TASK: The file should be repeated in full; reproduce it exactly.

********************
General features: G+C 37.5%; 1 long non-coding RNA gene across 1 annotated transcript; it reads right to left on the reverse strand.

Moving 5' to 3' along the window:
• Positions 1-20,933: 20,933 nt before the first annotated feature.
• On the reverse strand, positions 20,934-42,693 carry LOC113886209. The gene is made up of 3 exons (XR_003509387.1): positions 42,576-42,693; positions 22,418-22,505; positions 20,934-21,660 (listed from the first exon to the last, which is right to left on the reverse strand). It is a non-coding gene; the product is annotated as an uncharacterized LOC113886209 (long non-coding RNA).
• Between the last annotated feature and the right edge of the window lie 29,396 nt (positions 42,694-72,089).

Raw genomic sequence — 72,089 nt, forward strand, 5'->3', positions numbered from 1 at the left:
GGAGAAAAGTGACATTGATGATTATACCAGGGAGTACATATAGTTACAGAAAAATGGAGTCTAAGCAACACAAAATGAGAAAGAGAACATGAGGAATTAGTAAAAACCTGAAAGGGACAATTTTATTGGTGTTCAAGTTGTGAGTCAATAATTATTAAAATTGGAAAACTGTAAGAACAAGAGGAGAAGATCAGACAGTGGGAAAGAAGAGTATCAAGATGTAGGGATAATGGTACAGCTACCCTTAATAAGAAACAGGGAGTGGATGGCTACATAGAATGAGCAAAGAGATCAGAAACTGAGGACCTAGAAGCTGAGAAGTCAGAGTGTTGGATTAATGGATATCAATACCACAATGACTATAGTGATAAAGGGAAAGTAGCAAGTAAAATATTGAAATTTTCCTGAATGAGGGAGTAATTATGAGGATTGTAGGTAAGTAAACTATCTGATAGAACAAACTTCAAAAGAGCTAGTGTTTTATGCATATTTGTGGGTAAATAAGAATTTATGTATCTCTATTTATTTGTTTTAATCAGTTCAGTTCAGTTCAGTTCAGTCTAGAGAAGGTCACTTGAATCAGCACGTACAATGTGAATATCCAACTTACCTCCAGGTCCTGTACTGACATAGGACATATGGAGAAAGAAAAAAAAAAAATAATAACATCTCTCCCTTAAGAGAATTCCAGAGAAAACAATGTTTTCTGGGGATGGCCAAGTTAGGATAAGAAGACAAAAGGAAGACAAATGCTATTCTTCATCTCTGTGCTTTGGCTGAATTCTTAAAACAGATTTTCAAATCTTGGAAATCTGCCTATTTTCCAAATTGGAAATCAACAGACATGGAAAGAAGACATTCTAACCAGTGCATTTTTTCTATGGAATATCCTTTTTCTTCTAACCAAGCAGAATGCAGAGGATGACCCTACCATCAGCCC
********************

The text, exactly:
General features: G+C 37.5%; 1 long non-coding RNA gene across 1 annotated transcript; it reads right to left on the reverse strand.

Moving 5' to 3' along the window:
• Positions 1-20,933: 20,933 nt before the first annotated feature.
• On the reverse strand, positions 20,934-42,693 carry LOC113886209. The gene is made up of 3 exons (XR_003509387.1): positions 42,576-42,693; positions 22,418-22,505; positions 20,934-21,660 (listed from the first exon to the last, which is right to left on the reverse strand). It is a non-coding gene; the product is annotated as an uncharacterized LOC113886209 (long non-coding RNA).
• Between the last annotated feature and the right edge of the window lie 29,396 nt (positions 42,694-72,089).

Raw genomic sequence — 72,089 nt, forward strand, 5'->3', positions numbered from 1 at the left:
GGAGAAAAGTGACATTGATGATTATACCAGGGAGTACATATAGTTACAGAAAAATGGAGTCTAAGCAACACAAAATGAGAAAGAGAACATGAGGAATTAGTAAAAACCTGAAAGGGACAATTTTATTGGTGTTCAAGTTGTGAGTCAATAATTATTAAAATTGGAAAACTGTAAGAACAAGAGGAGAAGATCAGACAGTGGGAAAGAAGAGTATCAAGATGTAGGGATAATGGTACAGCTACCCTTAATAAGAAACAGGGAGTGGATGGCTACATAGAATGAGCAAAGAGATCAGAAACTGAGGACCTAGAAGCTGAGAAGTCAGAGTGTTGGATTAATGGATATCAATACCACAATGACTATAGTGATAAAGGGAAAGTAGCAAGTAAAATATTGAAATTTTCCTGAATGAGGGAGTAATTATGAGGATTGTAGGTAAGTAAACTATCTGATAGAACAAACTTCAAAAGAGCTAGTGTTTTATGCATATTTGTGGGTAAATAAGAATTTATGTATCTCTATTTATTTGTTTTAATCAGTTCAGTTCAGTTCAGTTCAGTCTAGAGAAGGTCACTTGAATCAGCACGTACAATGTGAATATCCAACTTACCTCCAGGTCCTGTACTGACATAGGACATATGGAGAAAGAAAAAAAAAAAATAATAACATCTCTCCCTTAAGAGAATTCCAGAGAAAACAATGTTTTCTGGGGATGGCCAAGTTAGGATAAGAAGACAAAAGGAAGACAAATGCTATTCTTCATCTCTGTGCTTTGGCTGAATTCTTAAAACAGATTTTCAAATCTTGGAAATCTGCCTATTTTCCAAATTGGAAATCAACAGACATGGAAAGAAGACATTCTAACCAGTGCATTTTTTCTATGGAATATCCTTTTTCTTCTAACCAAGCAGAATGCAGAGGATGACCCTACCATCAGCCC